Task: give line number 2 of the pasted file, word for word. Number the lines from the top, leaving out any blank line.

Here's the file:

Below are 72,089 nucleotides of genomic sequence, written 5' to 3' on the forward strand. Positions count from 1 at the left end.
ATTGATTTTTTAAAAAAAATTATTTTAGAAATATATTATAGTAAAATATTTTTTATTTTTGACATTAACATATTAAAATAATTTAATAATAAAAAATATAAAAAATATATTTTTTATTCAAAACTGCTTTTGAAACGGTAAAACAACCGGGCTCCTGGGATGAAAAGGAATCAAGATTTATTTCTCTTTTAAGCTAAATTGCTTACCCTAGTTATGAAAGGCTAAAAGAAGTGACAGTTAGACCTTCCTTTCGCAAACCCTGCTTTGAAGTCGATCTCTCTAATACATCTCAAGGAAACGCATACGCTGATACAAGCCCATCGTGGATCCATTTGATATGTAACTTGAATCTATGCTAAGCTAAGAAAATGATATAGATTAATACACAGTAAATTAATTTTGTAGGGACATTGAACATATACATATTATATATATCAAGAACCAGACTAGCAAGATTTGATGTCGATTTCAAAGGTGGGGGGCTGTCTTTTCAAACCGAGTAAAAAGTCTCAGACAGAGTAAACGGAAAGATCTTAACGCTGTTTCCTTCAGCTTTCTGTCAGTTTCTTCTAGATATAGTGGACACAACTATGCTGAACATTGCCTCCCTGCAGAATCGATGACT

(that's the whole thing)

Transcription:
ATTGATTTTTTAAAAAAAATTATTTTAGAAATATATTATAGTAAAATATTTTTTATTTTTGACATTAACATATTAAAATAATTTAATAATAAAAAATATAAAAAATATATTTTTTATTCAAAACTGCTTTTGAAACGGTAAAACAACCGGGCTCCTGGGATGAAAAGGAATCAAGATTTATTTCTCTTTTAAGCTAAATTGCTTACCCTAGTTATGAAAGGCTAAAAGAAGTGACAGTTAGACCTTCCTTTCGCAAACCCTGCTTTGAAGTCGATCTCTCTAATACATCTCAAGGAAACGCATACGCTGATACAAGCCCATCGTGGATCCATTTGATATGTAACTTGAATCTATGCTAAGCTAAGAAAATGATATAGATTAATACACAGTAAATTAATTTTGTAGGGACATTGAACATATACATATTATATATATCAAGAACCAGACTAGCAAGATTTGATGTCGATTTCAAAGGTGGGGGGCTGTCTTTTCAAACCGAGTAAAAAGTCTCAGACAGAGTAAACGGAAAGATCTTAACGCTGTTTCCTTCAGCTTTCTGTCAGTTTCTTCTAGATATAGTGGACACAACTATGCTGAACATTGCCTCCCTGCAGAATCGATGACT